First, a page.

Over the past two decades alone, nearly 100,000 hectares, or 6% of the world’s mangrove forests have been lost. This is just a fraction of the global mangrove loss through the past century.
Restoration of these important forests is a tangible way forward – with the help of a new interactive map tool, the potential for restoring as much as 812,000 hectares of mangroves just may be possible.
Healthy mangroves are a precious, almost priceless, resource, and yet over the past 50 years the world has witnessed staggering levels of mangrove loss and degradation. Losing mangroves means losing lives and livelihoods, food security, valuable timber production, coastal defence and one of the most efficient and important carbon stores on the planet.
Recognising this enormous issue, experts at the University of Cambridge, The Nature Conservancy and IUCN merged innovative data to create a unique mapping tool to allow decision-makers to identify areas where mangrove forest restoration can succeed by highlighting places where they once thrived, and where conditions remain suitable for restoration.
For all of the areas that show promise, this new mapping tool can inspire hope that we may be able to restore mangrove forests in selected areas. The major factors influencing mangrove restoration which are incorporated into the tool include: tidal range; recent sea level rise; projected future sea level rise; recent changes in sediments; time since loss; average size of loss patches; and the proximity of loss areas to remaining mangroves.
Using these factors, the expert advisory group also developed a restoration potential score which gives an indication of the potential for restoration in different settings. More than that, the tool calculates what people can actually gain from restoration in a particular area.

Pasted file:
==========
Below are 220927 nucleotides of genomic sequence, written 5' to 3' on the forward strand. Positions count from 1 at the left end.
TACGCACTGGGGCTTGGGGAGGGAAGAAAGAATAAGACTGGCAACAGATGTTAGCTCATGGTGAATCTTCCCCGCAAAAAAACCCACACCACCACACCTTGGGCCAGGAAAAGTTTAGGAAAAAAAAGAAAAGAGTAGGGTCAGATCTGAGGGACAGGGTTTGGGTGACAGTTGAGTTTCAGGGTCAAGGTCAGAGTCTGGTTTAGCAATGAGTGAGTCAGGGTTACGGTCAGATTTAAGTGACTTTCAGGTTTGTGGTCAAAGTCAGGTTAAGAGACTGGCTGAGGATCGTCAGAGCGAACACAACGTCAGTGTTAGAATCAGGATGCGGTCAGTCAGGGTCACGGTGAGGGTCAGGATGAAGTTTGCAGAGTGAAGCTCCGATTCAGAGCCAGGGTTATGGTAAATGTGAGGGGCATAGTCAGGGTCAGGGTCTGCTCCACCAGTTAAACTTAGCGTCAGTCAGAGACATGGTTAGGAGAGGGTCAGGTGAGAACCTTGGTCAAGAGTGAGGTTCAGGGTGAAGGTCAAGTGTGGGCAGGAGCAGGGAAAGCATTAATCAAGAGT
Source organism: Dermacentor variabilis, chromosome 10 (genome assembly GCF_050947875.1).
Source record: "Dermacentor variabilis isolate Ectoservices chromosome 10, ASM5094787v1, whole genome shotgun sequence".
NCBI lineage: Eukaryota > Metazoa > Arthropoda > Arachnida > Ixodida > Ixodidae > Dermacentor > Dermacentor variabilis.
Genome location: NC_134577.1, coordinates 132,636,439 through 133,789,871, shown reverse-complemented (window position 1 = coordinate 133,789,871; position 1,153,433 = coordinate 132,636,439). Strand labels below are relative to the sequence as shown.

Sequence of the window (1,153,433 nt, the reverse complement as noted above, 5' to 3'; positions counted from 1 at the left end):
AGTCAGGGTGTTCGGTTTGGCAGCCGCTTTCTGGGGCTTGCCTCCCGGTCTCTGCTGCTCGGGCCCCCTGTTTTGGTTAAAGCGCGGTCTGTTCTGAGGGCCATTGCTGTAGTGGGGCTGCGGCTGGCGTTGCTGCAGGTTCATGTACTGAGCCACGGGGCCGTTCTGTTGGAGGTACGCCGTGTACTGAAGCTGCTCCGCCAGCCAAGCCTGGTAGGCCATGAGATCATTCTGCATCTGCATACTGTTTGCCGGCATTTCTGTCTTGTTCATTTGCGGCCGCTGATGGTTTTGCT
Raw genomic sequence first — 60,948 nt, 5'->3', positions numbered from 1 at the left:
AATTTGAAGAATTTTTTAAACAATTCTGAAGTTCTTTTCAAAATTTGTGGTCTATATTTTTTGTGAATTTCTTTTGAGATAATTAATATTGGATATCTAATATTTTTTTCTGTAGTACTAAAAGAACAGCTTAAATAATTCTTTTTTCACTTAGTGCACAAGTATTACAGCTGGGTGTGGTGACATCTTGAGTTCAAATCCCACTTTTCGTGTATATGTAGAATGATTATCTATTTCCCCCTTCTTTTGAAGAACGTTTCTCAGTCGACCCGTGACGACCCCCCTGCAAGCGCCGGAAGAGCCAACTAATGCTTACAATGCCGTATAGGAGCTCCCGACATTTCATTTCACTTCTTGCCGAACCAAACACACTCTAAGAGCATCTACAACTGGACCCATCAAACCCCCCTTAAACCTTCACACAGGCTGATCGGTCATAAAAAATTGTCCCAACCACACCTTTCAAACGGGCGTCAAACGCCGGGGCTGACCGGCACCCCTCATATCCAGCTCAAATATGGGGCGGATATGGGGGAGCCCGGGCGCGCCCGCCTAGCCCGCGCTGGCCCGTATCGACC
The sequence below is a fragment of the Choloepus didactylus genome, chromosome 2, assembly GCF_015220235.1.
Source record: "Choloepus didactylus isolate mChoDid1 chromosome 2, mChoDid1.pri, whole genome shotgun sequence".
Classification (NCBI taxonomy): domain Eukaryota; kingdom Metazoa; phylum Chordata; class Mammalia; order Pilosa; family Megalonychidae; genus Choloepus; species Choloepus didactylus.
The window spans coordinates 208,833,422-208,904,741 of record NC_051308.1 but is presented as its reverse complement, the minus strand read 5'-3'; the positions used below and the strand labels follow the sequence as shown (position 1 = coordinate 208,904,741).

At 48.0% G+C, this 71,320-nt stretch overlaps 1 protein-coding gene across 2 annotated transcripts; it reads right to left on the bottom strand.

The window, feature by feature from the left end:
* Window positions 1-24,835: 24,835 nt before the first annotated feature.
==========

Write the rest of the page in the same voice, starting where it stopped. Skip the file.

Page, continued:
As much as 812,000 hectares of lost or degraded mangrove areas show potential for restoration, with over half a million hectares of these considered highly restorable. These figures are truly global as the areas identified for restorable span 106 countries and territories.
Other areas are less likely candidates for successful mangrove restoration because of factors like profound erosion, or that they have subsided, become fully inundated by the sea, or are located in places that have been converted into buildings and grey infrastructure. These areas are excluded from the models of restoration potential.
The greatest potential for restoration is perhaps found within the approximately 138,000 hectares of identified degraded mangroves – where there it is believed that full recovery can be expected to bring further benefits with relatively little investment.
The potential to restore mangroves on coastlines, in deltas and wetlands, and along waterways across the world is there.
The Mangrove Restoration Potential Map is funded by the International Climate Initiative (IKI) of the Federal Ministry for the Environment, Nature Conservation and Nuclear Safety (BMU), Germany.
Featured photo of mangroves in Micronesia © Ami Vitale/TNC.